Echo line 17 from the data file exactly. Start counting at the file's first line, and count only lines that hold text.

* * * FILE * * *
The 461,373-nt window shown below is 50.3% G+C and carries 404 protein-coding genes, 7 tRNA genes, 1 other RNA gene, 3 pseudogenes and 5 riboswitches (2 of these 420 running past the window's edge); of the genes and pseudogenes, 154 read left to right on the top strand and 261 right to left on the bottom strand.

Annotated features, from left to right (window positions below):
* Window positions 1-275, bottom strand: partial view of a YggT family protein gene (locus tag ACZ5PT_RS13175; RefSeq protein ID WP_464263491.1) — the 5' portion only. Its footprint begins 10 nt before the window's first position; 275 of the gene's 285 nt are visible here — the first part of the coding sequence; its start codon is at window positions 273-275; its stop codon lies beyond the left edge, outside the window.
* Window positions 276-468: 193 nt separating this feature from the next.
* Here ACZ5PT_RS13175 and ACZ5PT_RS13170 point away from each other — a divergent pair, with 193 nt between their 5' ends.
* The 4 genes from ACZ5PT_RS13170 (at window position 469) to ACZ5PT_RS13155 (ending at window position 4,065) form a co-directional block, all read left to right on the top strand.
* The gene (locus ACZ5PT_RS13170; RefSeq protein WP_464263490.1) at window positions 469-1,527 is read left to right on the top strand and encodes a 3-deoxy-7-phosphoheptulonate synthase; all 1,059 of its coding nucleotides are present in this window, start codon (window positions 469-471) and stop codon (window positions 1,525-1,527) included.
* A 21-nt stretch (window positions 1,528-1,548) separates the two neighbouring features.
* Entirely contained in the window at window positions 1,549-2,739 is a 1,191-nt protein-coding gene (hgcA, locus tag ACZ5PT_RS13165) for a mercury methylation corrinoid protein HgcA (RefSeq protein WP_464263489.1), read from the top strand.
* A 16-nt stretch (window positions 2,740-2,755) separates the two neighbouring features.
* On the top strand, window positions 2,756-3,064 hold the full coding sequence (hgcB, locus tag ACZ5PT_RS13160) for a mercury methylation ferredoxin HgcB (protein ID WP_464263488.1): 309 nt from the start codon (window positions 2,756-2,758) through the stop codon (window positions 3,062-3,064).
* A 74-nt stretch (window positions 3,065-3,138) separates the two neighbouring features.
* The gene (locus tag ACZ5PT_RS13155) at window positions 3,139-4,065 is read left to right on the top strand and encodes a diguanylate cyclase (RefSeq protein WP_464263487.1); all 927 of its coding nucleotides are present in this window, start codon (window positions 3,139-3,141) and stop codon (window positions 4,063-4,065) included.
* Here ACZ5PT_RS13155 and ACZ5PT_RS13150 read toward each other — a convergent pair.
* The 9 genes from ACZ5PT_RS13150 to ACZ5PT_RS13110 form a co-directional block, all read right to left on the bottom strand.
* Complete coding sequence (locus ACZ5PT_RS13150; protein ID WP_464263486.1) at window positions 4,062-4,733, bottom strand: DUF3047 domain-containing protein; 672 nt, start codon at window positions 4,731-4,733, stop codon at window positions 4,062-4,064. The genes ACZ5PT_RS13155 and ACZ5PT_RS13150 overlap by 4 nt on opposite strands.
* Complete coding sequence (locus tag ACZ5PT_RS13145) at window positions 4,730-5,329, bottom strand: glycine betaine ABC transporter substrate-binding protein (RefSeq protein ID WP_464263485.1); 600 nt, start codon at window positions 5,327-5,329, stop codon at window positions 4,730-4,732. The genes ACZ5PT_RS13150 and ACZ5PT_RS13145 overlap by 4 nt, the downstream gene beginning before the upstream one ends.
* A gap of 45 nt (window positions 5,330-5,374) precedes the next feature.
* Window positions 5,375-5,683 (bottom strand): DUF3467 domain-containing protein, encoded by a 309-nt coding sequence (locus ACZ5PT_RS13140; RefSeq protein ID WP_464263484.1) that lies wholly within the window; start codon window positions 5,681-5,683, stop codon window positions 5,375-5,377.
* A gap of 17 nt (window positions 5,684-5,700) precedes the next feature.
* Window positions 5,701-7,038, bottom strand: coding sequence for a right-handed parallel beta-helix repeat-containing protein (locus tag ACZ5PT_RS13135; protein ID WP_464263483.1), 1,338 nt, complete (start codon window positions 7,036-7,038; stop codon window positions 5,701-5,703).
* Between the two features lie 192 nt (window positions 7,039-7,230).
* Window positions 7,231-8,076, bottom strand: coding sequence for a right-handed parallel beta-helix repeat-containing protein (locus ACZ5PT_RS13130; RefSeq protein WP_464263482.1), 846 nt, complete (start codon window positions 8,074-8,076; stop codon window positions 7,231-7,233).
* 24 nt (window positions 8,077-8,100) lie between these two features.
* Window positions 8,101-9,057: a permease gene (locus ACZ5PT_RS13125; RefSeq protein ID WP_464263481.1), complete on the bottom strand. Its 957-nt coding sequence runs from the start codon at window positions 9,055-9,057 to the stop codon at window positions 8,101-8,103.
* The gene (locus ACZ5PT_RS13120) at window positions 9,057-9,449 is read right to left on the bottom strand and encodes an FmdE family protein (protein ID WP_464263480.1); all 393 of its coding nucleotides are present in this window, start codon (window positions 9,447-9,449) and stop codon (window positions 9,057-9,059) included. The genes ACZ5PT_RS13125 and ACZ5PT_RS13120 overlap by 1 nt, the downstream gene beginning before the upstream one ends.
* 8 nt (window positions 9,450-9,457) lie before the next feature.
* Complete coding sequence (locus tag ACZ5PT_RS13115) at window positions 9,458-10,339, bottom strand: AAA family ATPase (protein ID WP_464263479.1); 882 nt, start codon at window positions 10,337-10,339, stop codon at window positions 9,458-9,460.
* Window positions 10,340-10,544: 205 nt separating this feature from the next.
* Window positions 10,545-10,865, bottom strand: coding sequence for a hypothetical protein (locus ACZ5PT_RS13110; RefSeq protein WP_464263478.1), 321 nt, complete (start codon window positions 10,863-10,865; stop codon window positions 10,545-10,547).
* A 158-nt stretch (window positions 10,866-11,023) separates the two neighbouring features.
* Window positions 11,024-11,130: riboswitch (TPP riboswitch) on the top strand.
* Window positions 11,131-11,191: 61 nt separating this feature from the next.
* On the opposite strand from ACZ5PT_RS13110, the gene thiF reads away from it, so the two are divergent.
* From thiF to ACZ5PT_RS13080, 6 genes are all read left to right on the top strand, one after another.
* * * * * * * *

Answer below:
* Complete coding sequence (locus tag ACZ5PT_RS13145) at window positions 4,730-5,329, bottom strand: glycine betaine ABC transporter substrate-binding protein (RefSeq protein ID WP_464263485.1); 600 nt, start codon at window positions 5,327-5,329, stop codon at window positions 4,730-4,732. The genes ACZ5PT_RS13150 and ACZ5PT_RS13145 overlap by 4 nt, the downstream gene beginning before the upstream one ends.